@ Your Library
What a beautiful October we have had. I have relished the warm days, the rainy days and the cooler nights. I love watching the trees along the edge of the Backus parking lot turn their vibrant colors.
I talked with a couple of classes at the high school last week about books and found myself falling in love with non-fiction for youth again. The range of titles is so amazing and the stories are so fascinating. I love the series Scientists in the Field and have talked about it often in this column. But there are so many other wonderful titles.
We have some straight forward factual books about the statue of Liberty that are interesting and useful if you are doing a report, but if you want story then try either Her Right Foot by Dave Eggers or Saving Lady Liberty: Joseph Pulitzer’s Fight for the Statue of Liberty by Claudia Friddell.
How many grew up playing cowboys and Indians? But reading about the Vaqueros is thrilling too in Russell Freedman’s In the Days of the Vaqueros: America’s First Cowboys. Another fascinating historical story is Breakthrough: How three people saved ‘blue babies’ and changed medicine forever by Jim Murphy. John Hopkins Hospital in 1944 was segregated, and Vivien Thomas was an African American whom many believed was just a janitor. But he was the person to have conceived of the procedure to save ‘blue babies’ and successfully done the procedure on an animal in a lab. But he wasn’t suppose to be in the operating room, so he stood on a stool in the back of the room, directing the other two physicians as they operated on young Eileen Saxon’s heart, saving her life.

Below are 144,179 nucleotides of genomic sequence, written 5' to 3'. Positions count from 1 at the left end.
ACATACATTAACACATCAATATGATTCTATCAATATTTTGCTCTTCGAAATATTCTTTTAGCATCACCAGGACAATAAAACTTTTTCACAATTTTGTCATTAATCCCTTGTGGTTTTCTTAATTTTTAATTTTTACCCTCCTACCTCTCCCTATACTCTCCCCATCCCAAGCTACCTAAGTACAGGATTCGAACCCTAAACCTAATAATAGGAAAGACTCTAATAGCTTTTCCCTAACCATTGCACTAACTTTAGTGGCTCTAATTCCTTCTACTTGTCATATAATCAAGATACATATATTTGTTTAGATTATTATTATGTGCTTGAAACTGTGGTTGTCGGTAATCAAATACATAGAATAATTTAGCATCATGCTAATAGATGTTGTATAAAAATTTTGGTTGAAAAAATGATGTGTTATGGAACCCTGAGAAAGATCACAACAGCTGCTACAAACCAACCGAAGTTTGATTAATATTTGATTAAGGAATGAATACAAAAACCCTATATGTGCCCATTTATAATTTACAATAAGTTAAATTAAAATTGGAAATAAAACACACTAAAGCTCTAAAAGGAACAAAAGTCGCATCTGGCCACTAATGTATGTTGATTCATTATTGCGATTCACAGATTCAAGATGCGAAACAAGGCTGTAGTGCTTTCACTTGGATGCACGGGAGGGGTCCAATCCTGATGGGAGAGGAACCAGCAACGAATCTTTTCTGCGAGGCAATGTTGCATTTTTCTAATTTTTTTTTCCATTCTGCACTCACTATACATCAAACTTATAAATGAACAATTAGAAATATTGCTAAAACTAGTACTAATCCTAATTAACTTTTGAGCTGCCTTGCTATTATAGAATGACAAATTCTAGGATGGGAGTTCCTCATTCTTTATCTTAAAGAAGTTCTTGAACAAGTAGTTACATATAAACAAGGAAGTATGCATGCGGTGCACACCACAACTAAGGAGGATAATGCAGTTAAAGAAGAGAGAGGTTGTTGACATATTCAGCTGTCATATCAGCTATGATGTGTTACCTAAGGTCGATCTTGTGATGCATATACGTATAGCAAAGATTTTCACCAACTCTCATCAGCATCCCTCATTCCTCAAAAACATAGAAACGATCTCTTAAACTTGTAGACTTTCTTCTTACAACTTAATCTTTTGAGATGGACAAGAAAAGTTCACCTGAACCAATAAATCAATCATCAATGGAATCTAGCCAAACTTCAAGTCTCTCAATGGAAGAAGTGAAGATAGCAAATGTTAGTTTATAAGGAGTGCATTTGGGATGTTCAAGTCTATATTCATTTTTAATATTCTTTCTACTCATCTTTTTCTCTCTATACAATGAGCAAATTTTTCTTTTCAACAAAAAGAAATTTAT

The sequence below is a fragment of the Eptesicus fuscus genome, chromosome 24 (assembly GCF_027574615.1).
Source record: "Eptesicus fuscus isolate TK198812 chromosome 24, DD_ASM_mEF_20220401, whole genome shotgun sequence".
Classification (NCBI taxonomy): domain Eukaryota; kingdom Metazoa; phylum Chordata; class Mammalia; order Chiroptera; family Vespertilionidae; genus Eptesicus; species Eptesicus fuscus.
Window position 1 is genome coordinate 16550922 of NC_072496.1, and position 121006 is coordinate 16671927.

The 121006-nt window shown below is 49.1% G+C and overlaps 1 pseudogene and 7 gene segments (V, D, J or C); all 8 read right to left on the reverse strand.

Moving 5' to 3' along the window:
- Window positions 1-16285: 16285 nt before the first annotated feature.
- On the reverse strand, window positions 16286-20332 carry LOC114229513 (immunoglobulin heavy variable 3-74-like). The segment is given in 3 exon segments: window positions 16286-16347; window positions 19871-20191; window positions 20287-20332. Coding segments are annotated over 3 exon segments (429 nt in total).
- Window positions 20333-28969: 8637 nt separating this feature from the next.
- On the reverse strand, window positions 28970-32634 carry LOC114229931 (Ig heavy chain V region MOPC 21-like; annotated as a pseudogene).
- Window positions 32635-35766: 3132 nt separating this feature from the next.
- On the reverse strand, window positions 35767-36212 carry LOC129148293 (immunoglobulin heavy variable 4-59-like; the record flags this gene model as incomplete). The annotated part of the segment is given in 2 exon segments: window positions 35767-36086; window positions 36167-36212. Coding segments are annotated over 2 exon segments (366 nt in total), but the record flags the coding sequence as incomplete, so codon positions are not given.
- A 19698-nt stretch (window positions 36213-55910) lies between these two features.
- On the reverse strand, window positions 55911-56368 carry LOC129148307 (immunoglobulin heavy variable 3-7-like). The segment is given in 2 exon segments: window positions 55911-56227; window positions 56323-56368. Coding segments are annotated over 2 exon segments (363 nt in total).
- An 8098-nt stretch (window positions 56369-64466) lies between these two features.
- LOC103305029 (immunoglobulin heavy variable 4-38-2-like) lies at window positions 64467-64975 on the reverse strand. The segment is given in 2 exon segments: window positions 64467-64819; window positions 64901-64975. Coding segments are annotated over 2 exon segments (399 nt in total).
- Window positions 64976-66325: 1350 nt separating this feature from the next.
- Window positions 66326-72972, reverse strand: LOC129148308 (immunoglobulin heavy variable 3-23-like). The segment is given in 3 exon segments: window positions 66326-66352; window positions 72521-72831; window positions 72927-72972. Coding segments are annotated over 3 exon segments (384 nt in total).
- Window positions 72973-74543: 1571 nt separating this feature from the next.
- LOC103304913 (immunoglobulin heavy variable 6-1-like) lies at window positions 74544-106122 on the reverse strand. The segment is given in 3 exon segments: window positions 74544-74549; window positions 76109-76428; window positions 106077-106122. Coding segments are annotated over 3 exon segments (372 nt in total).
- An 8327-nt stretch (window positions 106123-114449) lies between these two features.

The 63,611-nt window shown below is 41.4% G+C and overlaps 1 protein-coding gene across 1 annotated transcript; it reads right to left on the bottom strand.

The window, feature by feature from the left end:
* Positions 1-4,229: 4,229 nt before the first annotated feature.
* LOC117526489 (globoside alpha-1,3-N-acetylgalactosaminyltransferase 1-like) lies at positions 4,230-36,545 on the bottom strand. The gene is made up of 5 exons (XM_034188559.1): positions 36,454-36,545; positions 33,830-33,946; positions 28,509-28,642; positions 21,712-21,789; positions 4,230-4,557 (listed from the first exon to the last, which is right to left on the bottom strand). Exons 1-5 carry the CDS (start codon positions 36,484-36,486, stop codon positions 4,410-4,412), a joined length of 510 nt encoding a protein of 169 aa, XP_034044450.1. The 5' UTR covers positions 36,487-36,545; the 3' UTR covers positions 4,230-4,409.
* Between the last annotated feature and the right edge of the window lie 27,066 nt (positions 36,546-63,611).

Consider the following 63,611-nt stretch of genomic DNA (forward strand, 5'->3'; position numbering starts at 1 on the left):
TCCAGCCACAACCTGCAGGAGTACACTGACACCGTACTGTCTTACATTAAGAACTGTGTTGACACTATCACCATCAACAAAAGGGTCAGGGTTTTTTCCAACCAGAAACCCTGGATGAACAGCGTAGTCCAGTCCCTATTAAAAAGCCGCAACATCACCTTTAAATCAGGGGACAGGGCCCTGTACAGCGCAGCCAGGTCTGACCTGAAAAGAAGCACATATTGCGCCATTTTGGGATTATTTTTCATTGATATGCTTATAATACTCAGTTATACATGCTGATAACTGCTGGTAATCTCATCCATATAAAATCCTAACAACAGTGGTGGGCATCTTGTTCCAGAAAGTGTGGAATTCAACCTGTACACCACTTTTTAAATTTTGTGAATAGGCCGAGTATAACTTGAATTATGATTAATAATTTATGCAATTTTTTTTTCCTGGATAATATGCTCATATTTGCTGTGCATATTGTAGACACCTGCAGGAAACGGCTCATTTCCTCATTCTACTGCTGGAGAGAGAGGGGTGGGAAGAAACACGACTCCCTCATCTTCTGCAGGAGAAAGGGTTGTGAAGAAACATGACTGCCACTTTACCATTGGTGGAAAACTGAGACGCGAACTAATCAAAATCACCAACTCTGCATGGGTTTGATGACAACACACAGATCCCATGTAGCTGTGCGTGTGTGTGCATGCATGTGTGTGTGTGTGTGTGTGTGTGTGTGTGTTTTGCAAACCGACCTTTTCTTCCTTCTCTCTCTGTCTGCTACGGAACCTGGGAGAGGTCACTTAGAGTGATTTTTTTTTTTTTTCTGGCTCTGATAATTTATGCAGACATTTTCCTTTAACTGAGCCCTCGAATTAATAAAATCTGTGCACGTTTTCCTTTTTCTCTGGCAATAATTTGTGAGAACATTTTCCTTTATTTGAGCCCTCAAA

Some additional historical titles that would be great to share. Nicky & Vera by Peter Sis is a story of the quiet hero of the Holocaust and the Children he rescued. Box by Carole Boston Weatherford is the story of Henry Brown and how he mailed himself to freedom. And Murder on the Baltimore Express by Suzanne Jurmain is for older kids about the ‘plot to keep Abraham Lincoln from becoming president.’
Team Moon by Catherine Thimmesh is a wonderful account of the 400,00 people it took to land Apollo 11 on the Moon. While Beyond by Miranda Paul explores discoveries from the outer reaches of space.
If your kids prefer doing and making to learn then be sure and borrow Maker Camp: Heritage crafts and skill-building projects for kids by Delanie Holton-Fessler. These twenty projects divided into heritage skills, fiber arts, wood-working and tinker, build and play will provide hours of activities and teach great skills of use the rest of their lives.
And of course what could be more fun than meeting the Greek gods in LEGO form? Brick Greek Myths by Amanda Brack, Monica Sweeney and Becky Thomas shares the stories of Heracles, Athena, Pandora, Poseidon and other ancient heroes of Mount Olympus told in comic book style with LEGO characters.